The private money-lenders and financers still supply a sizeable portion of rural credit.  Their notoriety is not very different from that of their counterparts elsewhere, but  now they operate under severe restrictions imposed by the Punjab Registration of Money-Lenders Act, 1938.  Under the Act, the money-lender is required to register himself and obtain a licence for carrying on business.  He is also required to maintain regular account books.

 

            It is very difficult to give any reliable statistics of the number and volume of business of the money-lenders.  There are many private money-lenders who carry on business without a licence.  The number of registered money-lenders in the district, as on 31 March 1989 was 186.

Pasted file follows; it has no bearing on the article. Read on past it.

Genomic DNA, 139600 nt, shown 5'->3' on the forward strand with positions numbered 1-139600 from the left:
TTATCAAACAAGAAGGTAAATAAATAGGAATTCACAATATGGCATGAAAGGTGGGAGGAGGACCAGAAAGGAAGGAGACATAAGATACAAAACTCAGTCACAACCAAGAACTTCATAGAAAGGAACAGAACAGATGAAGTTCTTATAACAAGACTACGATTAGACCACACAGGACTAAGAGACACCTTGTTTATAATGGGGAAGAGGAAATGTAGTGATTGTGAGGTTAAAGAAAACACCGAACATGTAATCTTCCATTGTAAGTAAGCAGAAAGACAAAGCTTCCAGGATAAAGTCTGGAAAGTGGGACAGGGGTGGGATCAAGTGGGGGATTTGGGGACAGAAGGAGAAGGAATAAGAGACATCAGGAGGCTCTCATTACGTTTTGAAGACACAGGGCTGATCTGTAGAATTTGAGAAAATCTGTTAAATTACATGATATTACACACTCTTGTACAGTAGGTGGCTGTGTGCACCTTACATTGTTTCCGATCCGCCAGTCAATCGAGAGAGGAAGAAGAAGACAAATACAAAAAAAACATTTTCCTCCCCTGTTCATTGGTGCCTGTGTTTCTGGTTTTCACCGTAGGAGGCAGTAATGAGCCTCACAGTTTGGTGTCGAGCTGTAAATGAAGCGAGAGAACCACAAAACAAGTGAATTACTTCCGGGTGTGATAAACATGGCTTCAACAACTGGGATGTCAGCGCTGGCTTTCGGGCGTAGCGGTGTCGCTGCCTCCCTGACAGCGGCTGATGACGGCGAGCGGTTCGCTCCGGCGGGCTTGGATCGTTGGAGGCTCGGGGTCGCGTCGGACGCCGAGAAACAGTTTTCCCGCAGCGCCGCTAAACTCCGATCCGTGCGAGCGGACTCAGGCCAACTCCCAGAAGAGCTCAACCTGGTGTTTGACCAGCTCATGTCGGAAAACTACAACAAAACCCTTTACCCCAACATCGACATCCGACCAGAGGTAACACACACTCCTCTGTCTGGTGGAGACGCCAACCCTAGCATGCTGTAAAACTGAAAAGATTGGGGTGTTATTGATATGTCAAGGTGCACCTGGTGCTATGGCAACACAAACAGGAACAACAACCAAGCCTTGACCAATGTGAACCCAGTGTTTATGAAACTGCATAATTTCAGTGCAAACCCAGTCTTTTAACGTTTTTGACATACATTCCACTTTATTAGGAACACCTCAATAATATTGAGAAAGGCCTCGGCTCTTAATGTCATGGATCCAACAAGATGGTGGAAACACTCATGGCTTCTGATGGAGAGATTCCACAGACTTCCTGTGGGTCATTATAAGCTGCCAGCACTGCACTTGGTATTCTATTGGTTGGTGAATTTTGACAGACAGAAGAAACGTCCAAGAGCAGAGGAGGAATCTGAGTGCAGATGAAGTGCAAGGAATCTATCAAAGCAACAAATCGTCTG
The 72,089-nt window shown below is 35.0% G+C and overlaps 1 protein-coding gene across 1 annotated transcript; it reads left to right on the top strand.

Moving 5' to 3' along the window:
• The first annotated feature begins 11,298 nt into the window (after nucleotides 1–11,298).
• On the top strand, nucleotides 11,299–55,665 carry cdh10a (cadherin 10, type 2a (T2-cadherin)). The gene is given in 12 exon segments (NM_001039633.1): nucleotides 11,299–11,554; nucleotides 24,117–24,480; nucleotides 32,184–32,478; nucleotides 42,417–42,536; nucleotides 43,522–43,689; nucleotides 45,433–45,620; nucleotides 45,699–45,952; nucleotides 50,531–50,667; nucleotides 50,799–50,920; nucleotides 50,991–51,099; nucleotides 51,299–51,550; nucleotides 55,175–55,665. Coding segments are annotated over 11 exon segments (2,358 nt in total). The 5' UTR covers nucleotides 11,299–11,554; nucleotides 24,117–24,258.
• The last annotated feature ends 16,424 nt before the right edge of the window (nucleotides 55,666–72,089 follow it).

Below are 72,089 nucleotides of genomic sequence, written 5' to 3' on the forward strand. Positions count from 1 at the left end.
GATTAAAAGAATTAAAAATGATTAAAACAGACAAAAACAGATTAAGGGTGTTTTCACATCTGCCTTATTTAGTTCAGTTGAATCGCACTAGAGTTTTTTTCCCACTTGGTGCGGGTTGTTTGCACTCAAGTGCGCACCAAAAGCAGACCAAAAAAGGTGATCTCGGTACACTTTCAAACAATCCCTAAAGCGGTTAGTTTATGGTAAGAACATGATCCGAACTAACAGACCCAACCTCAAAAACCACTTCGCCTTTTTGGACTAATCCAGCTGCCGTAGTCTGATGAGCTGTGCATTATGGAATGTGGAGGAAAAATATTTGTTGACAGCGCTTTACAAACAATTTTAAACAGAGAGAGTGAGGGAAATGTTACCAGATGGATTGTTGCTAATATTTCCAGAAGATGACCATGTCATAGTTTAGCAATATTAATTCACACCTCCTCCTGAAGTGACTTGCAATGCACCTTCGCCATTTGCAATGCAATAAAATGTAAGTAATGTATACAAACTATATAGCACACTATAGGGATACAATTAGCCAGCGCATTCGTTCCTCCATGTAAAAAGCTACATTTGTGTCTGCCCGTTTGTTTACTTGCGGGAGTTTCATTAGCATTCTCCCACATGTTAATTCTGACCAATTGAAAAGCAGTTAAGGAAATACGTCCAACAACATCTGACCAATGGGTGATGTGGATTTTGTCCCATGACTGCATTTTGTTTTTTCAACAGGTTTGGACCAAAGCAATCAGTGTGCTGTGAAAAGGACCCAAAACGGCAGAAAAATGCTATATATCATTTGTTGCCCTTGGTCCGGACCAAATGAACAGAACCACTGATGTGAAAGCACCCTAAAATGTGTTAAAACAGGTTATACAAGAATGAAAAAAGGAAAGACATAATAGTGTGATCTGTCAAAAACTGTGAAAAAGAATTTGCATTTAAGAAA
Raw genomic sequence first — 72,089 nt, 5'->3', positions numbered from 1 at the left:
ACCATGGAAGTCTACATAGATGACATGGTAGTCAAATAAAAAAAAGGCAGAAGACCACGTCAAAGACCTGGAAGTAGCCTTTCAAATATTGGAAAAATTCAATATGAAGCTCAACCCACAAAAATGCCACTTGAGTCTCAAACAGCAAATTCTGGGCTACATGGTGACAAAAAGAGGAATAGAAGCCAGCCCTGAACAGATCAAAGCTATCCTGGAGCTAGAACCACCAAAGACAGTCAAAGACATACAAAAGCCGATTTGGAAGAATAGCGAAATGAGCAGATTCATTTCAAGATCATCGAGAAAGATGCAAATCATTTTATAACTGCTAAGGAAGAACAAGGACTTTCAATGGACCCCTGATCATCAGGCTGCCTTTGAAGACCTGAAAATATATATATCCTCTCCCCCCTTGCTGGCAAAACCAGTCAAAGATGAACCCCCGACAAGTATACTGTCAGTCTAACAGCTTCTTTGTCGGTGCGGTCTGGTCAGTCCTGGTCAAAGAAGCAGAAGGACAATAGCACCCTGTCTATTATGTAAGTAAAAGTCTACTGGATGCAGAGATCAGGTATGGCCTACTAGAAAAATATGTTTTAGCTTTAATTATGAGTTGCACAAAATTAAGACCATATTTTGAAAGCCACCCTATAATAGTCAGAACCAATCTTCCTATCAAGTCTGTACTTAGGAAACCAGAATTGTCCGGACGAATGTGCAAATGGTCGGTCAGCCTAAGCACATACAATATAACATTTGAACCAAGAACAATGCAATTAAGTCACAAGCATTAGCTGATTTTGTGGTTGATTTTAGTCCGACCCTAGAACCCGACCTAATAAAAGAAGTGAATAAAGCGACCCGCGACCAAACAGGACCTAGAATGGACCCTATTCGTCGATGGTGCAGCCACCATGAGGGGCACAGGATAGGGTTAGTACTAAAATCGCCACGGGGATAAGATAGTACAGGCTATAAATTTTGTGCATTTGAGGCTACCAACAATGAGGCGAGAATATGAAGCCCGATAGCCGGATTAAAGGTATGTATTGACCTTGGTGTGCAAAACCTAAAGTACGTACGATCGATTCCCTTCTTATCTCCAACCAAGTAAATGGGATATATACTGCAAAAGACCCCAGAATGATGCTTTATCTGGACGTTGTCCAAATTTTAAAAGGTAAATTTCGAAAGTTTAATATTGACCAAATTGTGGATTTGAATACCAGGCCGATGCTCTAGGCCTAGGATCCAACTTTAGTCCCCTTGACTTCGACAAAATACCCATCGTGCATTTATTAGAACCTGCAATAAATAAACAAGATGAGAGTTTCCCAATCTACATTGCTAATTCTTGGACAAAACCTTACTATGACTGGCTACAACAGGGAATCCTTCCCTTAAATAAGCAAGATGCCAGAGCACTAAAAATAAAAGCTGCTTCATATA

(iii)      Government and Semi-Government Credit Agencies

 

To save the loanee from the clutches of the traditional money-lender, a large number of government and semi-government agencies have been established to provide finance in rural as well as in urban areas on fair terms and reasonable rate of interest.  These agencies include the Punjab Financial Corporation, Punjab State Industrial Development Corporation, Co-operative Banks and Co-operative Societies.